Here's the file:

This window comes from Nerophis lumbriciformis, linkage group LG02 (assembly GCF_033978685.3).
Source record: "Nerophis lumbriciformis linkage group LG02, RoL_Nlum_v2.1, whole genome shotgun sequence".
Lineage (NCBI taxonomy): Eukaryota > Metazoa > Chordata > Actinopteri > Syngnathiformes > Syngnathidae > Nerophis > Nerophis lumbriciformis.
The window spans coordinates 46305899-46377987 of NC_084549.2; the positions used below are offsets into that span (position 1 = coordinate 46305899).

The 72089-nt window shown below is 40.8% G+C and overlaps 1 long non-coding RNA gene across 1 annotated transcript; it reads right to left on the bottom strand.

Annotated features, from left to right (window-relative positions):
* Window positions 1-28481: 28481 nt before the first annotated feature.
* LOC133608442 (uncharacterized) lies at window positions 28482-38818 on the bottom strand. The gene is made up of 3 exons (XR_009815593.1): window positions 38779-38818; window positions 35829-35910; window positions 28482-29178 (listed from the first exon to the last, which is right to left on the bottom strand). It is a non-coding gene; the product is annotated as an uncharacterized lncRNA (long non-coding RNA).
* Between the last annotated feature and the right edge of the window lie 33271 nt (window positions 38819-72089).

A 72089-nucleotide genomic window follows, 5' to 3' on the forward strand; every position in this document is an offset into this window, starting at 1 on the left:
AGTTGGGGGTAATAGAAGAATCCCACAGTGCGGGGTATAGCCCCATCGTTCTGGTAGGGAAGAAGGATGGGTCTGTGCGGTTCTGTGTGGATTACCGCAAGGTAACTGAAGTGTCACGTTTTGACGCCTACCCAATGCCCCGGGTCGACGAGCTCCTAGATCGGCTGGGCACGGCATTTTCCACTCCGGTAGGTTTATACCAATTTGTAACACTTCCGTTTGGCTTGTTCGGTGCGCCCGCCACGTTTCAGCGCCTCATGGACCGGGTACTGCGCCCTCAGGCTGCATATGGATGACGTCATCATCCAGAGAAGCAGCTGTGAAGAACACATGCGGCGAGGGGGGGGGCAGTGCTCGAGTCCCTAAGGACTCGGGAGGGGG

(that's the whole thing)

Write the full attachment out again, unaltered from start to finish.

This window comes from Nerophis lumbriciformis, linkage group LG02 (assembly GCF_033978685.3).
Source record: "Nerophis lumbriciformis linkage group LG02, RoL_Nlum_v2.1, whole genome shotgun sequence".
Lineage (NCBI taxonomy): Eukaryota > Metazoa > Chordata > Actinopteri > Syngnathiformes > Syngnathidae > Nerophis > Nerophis lumbriciformis.
The window spans coordinates 46305899-46377987 of NC_084549.2; the positions used below are offsets into that span (position 1 = coordinate 46305899).

The 72089-nt window shown below is 40.8% G+C and overlaps 1 long non-coding RNA gene across 1 annotated transcript; it reads right to left on the bottom strand.

Annotated features, from left to right (window-relative positions):
* Window positions 1-28481: 28481 nt before the first annotated feature.
* LOC133608442 (uncharacterized) lies at window positions 28482-38818 on the bottom strand. The gene is made up of 3 exons (XR_009815593.1): window positions 38779-38818; window positions 35829-35910; window positions 28482-29178 (listed from the first exon to the last, which is right to left on the bottom strand). It is a non-coding gene; the product is annotated as an uncharacterized lncRNA (long non-coding RNA).
* Between the last annotated feature and the right edge of the window lie 33271 nt (window positions 38819-72089).

A 72089-nucleotide genomic window follows, 5' to 3' on the forward strand; every position in this document is an offset into this window, starting at 1 on the left:
AGTTGGGGGTAATAGAAGAATCCCACAGTGCGGGGTATAGCCCCATCGTTCTGGTAGGGAAGAAGGATGGGTCTGTGCGGTTCTGTGTGGATTACCGCAAGGTAACTGAAGTGTCACGTTTTGACGCCTACCCAATGCCCCGGGTCGACGAGCTCCTAGATCGGCTGGGCACGGCATTTTCCACTCCGGTAGGTTTATACCAATTTGTAACACTTCCGTTTGGCTTGTTCGGTGCGCCCGCCACGTTTCAGCGCCTCATGGACCGGGTACTGCGCCCTCAGGCTGCATATGGATGACGTCATCATCCAGAGAAGCAGCTGTGAAGAACACATGCGGCGAGGGGGGGGGCAGTGCTCGAGTCCCTAAGGACTCGGGAGGGGG